He was arrested while documenting Bobi Wine who was recording a music video
Police yesterday said they would charge a journalist with illegal assembly after arresting him on Monday capturing a documentary of a song being composed by presidential hopeful Robert Kyagulanyi, aka Bobi Wine.
Mr Moses Bwayo, who was under a contract with a UK-based production company, Southern Films, was arrested on Monday evening in Nsambya, a Kampala suburb while documenting Bobi Wine who was recording a music video.
Mr Bwayo was taken to the nearby Kabalagala Police Station, where he was detained until yesterday when he was released on a police bond. The video cameras he was using were also impounded by police.
He was ordered to return to the police station on March 4.
Speaking to this publication yesterday, Mr Patrick Onyango, the police spokesperson for Kampala Metropolitan area, confirmed the arrest of the journalist and 10 others.
Mr Onyango said the journalist and his group were shooting a music video in the middle of the road, a move he said caused heavy traffic jam.
“They were arrested because of shooting a music video around Nsambya. They were inconveniencing the residents as they moved in the middle of the road without police guidance or clearance. The area DPC called them and because they were big in number, some fled but the police managed to arrest 10 of them,” Mr Onyango said in a telephone interview last evening.
“But we have given them bond and their arrest has nothing to do with Bobi Wine,” he added.
The arrest of the journalist did not go down well with fellow journalists, mainly those working for foreign media houses.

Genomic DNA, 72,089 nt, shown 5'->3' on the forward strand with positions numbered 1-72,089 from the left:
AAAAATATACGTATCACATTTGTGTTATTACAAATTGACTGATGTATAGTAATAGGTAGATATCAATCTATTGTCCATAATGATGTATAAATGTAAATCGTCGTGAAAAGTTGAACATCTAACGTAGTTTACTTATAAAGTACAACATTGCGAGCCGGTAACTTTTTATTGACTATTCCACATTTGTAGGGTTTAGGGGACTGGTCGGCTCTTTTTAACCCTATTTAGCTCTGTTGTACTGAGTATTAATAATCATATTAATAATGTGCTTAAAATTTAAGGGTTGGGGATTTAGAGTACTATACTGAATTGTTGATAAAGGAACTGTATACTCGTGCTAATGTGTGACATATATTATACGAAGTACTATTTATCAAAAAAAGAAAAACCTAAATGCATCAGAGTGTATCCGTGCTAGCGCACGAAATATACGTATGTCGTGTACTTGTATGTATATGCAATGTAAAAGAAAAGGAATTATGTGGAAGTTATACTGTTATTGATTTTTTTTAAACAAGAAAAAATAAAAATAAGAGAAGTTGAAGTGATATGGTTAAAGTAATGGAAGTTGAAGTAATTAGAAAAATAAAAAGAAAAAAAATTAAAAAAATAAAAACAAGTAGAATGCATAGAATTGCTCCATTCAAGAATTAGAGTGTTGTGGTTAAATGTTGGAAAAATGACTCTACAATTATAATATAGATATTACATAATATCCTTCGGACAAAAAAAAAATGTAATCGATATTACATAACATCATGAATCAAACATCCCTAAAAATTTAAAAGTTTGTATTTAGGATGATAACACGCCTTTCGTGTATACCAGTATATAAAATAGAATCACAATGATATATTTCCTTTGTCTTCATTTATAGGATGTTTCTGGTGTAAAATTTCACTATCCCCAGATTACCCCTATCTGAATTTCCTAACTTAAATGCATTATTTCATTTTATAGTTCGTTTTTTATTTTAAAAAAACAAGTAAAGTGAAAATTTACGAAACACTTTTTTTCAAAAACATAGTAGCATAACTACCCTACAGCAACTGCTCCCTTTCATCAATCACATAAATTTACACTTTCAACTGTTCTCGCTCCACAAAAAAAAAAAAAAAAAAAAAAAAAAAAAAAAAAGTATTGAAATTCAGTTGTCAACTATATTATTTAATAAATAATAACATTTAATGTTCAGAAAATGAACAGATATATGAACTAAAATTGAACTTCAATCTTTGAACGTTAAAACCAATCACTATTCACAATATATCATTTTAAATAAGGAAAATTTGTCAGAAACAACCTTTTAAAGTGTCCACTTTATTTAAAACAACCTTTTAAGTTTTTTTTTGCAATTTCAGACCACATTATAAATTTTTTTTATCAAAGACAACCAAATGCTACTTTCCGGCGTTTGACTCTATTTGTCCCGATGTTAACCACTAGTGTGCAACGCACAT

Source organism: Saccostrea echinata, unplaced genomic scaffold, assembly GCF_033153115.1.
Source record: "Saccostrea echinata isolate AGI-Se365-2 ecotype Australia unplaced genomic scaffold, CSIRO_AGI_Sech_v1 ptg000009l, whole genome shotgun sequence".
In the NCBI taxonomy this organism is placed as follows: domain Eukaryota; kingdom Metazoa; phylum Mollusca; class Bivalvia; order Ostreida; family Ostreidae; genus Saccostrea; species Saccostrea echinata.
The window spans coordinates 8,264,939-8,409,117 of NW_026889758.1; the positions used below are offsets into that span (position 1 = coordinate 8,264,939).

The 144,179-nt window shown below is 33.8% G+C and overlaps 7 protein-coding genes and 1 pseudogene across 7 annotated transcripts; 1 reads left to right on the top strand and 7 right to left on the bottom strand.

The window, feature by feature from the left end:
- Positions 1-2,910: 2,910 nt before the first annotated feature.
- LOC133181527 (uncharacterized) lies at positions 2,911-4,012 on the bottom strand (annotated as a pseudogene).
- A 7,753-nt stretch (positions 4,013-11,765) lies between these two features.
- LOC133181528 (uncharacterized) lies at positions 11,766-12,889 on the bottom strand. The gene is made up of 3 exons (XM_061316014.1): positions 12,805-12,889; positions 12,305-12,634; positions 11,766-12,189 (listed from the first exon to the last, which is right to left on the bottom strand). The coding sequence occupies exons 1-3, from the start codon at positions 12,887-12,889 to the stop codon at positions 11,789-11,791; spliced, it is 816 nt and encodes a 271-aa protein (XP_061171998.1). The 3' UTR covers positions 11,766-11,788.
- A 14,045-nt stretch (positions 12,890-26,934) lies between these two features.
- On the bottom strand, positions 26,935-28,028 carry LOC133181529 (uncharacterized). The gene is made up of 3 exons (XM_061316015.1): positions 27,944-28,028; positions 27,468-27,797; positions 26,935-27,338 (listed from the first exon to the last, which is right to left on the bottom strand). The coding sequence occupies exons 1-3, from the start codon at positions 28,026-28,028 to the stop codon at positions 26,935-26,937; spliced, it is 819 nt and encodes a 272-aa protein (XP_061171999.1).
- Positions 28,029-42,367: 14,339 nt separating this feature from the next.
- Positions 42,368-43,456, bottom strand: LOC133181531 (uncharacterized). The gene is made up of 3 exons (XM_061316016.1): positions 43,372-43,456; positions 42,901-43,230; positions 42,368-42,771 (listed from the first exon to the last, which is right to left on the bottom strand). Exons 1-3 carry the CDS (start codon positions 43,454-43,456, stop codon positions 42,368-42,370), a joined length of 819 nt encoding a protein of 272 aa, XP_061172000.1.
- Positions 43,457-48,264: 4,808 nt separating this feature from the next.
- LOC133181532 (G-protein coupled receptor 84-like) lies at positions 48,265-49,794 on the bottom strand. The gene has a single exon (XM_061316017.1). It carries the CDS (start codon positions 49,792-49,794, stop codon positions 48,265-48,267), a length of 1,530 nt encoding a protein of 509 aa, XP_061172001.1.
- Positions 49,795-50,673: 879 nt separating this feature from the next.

Through their professional body, Foreign Correspondents’ Association of Uganda (FCAU), they issued a statement yesterday demanding the release of their colleague.
They also called upon the government to stop criminalising reporting on Opposition political activities or groups.
“The FCAU calls for the immediate release of journalist Moses Bwayo, who was arrested in Kampala on Monday evening as he was documenting Bobi Wine record a music video,” a statement released by FCAU reads in part.
“Independent journalism is a vital part of a free society and Ugandan authorities must not criminalise reporting on Opposition political groups,” the statement added.
Equally, Mr Robert Sempala, the national coordinator of the Uganda Human Rights Network for Journalists, condemned Mr Bwayo’s arrest.
“This is persecution, a journalist should be free to work, especially on this calibre of work that is not illegal. We know they will not successfully prosecute him but his arrest is intended to create fear among journalists to stop working with the dissenting voices such as Bobi Wine,” Mr Sempala said yesterday shortly after Mr Bwayo’s release.
However, Bobi Wine yesterday at about 1 pm, posted on his Facebook wall, admitting to having been working on a music project with the journalist and others.
“Meanwhile, as we still mourn our comrade #RitahNabukenya who was murdered by police yesterday, 10 of our friends with whom we have been working on a music project were rounded up by police including the video directors and cameramen.
“They were taken to Kabalagala Police Station and charged with holding an unlawful assembly!
“This regime is so scared of the people that it’s even scared of its own shadow. While this should make us sad, we’re encouraged that such signs always spell the end of every brutal dictatorship. Stay strong comrades, freedom is in sight,” Bobi Wine posted.